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The Information System Revolution: Managing The Digital Firm
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The Information System Revolution: Managing The Digital Firm The Information System Revolution: Managing The Digital Firm Presentation Transcript

  • Even Semester 2002/2003 Lecture #2THE INFORMATION SYSTEMS REVOLUTION: MANAGING THE DIGITAL FIRM Lecturer: Muhammad Salman, ST, M.InfoTech
  • Management : Glory of the Past  Hierarchical  Functional President Decomposition (specific Task/Jobs) Director Director Director  Top to Bottom  Procedure Oriented – conservative Manager  In Big Organization - Sluggish Sup Sup Sup Staf StafMIS Lecture #2 - 2003 Slide - 2
  • Today’s Management  Specific  Flat Organization tasks, flexible, small unit Manager  Quick response to changes Chief-1 Chief-2  Freedom to decide  Networking to achieve efficiency  Position (Job) finds the “Brain”  Before : Brain is looking for JobMIS Lecture #2 - 2003 Slide - 3
  • Management Paradigms OLD NEW Rely on Structures Flexible Rely on Procedures Organization, adaptive Rely on Planning procedures Single “ownership” for Total Quality Staffing Commitments Rely on rigid Job Flexible but Secured Description Staffing (networking) Tight Superior Control Adaptive Job Description Self ControlMIS Lecture #2 - 2003 Slide - 4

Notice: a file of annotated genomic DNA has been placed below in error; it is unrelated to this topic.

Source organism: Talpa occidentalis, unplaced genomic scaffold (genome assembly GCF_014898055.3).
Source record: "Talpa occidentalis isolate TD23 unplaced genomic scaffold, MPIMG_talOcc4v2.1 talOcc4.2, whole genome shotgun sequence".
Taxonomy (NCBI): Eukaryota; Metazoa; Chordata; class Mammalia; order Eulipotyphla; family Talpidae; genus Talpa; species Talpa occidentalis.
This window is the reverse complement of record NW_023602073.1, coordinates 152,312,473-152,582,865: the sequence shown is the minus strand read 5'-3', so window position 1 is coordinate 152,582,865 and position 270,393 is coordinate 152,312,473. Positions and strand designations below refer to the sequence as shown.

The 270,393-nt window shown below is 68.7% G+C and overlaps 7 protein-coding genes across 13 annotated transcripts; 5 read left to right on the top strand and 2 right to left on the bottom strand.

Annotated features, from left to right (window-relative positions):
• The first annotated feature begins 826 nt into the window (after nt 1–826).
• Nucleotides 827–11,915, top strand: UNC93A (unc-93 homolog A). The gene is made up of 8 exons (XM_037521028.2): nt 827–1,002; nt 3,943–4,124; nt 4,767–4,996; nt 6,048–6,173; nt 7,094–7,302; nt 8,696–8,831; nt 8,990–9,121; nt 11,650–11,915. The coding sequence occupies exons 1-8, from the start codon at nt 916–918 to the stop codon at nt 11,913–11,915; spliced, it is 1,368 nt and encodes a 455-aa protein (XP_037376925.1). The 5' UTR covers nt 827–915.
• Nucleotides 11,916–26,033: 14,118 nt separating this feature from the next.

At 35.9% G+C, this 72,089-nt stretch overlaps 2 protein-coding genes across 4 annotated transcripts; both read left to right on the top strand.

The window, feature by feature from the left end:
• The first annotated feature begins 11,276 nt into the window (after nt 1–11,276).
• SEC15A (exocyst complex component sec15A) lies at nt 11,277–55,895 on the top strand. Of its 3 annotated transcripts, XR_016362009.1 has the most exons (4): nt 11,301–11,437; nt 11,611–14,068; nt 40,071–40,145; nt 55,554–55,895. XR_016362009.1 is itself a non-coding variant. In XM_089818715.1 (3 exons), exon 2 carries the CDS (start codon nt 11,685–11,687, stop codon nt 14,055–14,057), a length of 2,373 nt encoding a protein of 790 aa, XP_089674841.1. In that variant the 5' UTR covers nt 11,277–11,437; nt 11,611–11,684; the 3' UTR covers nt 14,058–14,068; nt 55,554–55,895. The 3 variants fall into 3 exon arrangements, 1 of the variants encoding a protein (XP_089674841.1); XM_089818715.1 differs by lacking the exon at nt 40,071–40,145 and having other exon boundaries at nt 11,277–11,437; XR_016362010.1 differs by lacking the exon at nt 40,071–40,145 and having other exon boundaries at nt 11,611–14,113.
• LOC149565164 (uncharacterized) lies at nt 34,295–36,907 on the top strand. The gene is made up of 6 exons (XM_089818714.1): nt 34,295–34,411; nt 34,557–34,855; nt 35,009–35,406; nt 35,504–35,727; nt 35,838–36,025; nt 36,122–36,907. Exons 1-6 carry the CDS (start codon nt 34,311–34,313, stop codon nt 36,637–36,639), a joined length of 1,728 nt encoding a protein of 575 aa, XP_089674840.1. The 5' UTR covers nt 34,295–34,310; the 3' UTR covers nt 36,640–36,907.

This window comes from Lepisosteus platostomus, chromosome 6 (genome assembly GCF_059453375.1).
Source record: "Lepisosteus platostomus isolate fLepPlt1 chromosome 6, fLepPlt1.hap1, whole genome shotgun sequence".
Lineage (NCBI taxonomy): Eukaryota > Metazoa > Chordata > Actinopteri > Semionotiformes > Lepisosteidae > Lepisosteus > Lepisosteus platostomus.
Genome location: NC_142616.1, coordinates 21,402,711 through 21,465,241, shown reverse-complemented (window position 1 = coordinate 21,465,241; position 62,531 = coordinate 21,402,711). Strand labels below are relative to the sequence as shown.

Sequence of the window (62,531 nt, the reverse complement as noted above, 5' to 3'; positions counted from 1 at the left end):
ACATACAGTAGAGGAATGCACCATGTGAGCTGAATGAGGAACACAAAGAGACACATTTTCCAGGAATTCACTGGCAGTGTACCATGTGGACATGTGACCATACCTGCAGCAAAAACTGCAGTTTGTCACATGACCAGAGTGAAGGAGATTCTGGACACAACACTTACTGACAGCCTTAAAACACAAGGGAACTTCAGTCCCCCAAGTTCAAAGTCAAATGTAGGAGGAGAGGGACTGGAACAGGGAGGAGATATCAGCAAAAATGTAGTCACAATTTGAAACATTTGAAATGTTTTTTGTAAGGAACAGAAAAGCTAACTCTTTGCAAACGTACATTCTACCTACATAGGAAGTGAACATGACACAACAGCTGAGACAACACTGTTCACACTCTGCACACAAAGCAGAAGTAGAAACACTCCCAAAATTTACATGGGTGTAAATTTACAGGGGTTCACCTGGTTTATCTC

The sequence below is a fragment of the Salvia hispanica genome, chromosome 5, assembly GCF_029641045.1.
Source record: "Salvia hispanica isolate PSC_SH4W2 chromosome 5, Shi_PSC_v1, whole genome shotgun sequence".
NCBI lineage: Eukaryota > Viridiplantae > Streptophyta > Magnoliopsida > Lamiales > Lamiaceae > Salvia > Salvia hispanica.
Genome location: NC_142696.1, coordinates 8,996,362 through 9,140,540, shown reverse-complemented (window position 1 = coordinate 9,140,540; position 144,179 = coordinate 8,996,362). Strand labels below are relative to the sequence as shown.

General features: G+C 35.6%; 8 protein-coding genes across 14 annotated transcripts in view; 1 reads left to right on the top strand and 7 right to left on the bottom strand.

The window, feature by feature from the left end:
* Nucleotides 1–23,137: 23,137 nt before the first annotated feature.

• Management Practices OLD NEW Skilled Person find a Corporation find new corporation to work skilled Staffs No knowledge “banks” Aware of knowledge Local/Regional market “banks” Internal “look” of Inf. Regional/Global market Processing Comprehensive “look” – (report, ledger, payrol to face global l,etc) competitionMIS Lecture #2 - 2003 Slide - 5
  • The Information Society  Internet  E-Commerce  E-Business  E-Government  Distance Learning  Distance Working  Work with Information  Ethics in Information SocietyMIS Lecture #2 - 2003 Slide - 6
  • THE CHANGING BUSINESS ENVIRONMENT  GLOBALIZATION  INDUSTRIAL ECONOMIES  TRANSFORMATION OF THE ENTERPRISE * MIS Lecture #2 - 2003 Slide - 7
  • GLOBALIZATION  MANAGEMENT & CONTROL  COMPETITION IN WORLD MARKETS  GLOBAL WORK GROUPS  GLOBAL DELIVERY SYSTEMS * MIS Lecture #2 - 2003 Slide - 8
  • INDUSTRIAL ECONOMIES  KNOWLEDGE-BASED ECONOMIES  PRODUCTIVITY  NEW PRODUCTS & SERVICES  KNOWLEDGE AS AN ASSET  TIME-BASED COMPETITION  SHORTER PRODUCT LIFE  TURBULENT ENVIRONMENT  LIMITED EMPLOYEE KNOWLEDGE BASE * MIS Lecture #2 - 2003 Slide - 9
  • TRANSFORMATION OF ENTERPRISE  FLATTENING  DECENTRALIZATION  FLEXIBILITY  LOCATION INDEPENDENCE  LOW TRANSACTION COSTS  EMPOWERMENT  COLLABORATIVE WORK * MIS Lecture #2 - 2003 Slide - 10
  • EMERGENCE OF THE DIGITAL FIRM DIGITALLY-ENABLED RELATIONSHIPS WITH CUSTOMERS, SUPPLIERS, EMPLOYEES CORE BUSINESS PROCESSES VIA DIGITAL NETWORKS DIGITAL MANAGEMENT OF KEY ASSETS RAPID SENSING & RESPONDING TO CHANGE * MIS Lecture #2 - 2003 Slide - 11
  • LABOR FORCE COMPOSITION 1900-199770%60% % SERVICE50% % WHITE COLLAR40% % BLUE COLLAR30% % FARMING20%10%0% YEARMIS Lecture #2 - 2003 Slide - 12
  • SYSTEM INPUT PROCESS OUTPUT FEEDBACKMIS Lecture #2 - 2003 Slide - 13